6) Bounty Arms
The mid-1990s were a tough time for hand-drawn, two-dimensional videogames, which became neglected older children in the face of newly arrived 3-D industry darlings like Ridge Racer and Virtua Fighter. So no one really noticed in 1994 when a Japanese company called Data West announced a PlayStation game called Bounty Arms.
Bounty Arms resembles an old-fashioned overhead shooting game in the style of Commando or Ikari Warriors, albeit with tiny-nosed anime women in place of bare-chested Rambo knockoffs. There was more to Bounty Arms: instead of shooting enemies, heroines Rei Misazaki and Chris HerLastNameIsUntranslatableGibberish use telescoping robotic ?Relic Arms? as whips, flamethrowers, and grappling hooks. While the game?s setting appeared to be a typical blend of robot-filled jungles and factories, the Relic Arm play mechanic made it unlike any other game on the market. Perhaps that?s why Data West canceled the whole thing in 1995.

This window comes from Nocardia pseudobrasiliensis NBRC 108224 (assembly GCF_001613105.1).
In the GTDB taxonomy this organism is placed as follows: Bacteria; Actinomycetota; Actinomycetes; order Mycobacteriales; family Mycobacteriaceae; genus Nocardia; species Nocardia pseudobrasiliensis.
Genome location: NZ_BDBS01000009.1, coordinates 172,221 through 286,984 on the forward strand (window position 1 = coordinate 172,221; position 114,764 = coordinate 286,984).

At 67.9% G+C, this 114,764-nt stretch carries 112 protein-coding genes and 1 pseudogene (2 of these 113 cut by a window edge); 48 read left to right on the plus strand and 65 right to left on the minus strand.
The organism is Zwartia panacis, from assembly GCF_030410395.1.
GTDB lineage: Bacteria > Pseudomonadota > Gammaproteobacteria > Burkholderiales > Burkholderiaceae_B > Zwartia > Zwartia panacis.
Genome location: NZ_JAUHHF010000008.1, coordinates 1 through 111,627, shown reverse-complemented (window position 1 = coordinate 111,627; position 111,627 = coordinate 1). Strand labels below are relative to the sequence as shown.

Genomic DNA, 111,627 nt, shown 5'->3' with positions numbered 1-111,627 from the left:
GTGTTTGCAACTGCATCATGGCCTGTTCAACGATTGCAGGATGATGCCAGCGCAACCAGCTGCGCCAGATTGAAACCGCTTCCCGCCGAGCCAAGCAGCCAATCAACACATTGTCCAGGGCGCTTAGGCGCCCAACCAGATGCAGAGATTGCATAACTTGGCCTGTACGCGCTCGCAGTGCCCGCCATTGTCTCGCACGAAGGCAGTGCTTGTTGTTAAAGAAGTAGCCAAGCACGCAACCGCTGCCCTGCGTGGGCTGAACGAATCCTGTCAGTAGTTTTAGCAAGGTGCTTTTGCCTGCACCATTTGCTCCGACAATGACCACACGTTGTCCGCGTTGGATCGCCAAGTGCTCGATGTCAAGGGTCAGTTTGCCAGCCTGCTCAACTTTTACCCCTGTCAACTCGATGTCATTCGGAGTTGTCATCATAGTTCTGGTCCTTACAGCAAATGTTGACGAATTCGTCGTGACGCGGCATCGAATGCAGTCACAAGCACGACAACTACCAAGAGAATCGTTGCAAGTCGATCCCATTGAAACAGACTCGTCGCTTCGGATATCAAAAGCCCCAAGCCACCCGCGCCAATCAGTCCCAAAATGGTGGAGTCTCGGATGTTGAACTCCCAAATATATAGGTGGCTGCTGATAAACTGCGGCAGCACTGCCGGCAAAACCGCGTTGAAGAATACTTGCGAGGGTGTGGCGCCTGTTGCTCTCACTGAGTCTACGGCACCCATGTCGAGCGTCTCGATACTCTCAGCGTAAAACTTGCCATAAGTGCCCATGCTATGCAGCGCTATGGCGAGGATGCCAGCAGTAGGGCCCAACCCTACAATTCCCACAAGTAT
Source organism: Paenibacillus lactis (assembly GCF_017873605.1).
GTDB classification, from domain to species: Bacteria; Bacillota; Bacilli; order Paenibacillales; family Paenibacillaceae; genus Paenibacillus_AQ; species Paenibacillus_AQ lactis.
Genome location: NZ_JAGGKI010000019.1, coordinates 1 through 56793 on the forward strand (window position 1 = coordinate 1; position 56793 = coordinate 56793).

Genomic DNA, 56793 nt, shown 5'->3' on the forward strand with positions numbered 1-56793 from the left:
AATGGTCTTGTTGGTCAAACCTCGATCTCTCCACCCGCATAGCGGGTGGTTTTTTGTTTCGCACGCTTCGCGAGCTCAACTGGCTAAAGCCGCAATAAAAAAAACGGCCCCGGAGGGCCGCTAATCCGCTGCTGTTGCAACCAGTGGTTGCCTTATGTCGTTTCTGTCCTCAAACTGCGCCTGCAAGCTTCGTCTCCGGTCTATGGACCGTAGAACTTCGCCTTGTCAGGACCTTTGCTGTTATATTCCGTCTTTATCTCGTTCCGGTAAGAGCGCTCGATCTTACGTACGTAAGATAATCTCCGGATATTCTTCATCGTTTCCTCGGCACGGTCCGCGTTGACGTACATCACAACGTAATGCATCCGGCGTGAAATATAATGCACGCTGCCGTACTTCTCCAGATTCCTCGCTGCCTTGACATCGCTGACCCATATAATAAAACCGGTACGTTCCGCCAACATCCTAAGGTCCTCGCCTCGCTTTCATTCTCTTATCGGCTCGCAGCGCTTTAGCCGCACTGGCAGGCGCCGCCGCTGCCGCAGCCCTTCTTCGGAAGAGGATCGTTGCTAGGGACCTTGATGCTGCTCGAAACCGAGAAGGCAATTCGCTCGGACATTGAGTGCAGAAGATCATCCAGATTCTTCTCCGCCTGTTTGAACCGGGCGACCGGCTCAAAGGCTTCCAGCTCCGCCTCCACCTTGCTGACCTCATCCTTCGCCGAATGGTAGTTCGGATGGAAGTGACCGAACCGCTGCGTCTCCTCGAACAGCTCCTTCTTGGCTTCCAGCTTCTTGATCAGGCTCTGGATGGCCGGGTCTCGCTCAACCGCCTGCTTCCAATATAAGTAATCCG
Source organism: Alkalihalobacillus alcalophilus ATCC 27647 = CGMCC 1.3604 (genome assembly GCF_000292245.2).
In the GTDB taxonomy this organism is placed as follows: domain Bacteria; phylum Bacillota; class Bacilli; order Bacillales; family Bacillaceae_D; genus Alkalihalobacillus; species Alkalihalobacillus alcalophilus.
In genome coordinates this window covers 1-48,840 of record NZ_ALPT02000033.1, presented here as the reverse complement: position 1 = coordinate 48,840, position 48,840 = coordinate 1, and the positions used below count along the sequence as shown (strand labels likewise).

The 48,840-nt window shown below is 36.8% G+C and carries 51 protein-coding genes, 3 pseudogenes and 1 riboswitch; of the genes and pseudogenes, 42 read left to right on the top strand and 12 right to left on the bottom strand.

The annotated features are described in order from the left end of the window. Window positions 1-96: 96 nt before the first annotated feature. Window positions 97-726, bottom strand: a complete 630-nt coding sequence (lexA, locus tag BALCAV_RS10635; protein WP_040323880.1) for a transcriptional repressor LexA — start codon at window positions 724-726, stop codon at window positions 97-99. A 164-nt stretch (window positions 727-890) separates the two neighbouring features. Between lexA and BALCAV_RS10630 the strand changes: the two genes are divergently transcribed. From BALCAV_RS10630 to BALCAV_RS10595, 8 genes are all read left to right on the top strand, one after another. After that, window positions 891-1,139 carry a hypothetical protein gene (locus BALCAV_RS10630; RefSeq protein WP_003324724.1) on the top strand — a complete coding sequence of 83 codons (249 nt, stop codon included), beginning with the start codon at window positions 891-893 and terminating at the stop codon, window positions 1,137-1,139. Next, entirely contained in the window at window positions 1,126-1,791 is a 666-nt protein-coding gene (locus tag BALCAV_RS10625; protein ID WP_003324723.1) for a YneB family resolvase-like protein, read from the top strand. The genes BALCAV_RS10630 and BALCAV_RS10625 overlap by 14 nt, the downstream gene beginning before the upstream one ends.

Where it is: Possibly in a storeroom at Data West, though it?s likely that the company, which doesn?t even make games anymore, just deleted everything.
Why It?s Unreleased: Hunting down rare, unreleased videogames is hard in America. Hunting them down in Japan?s secretive world of collectors is nearly impossible.
5) The Sweatbox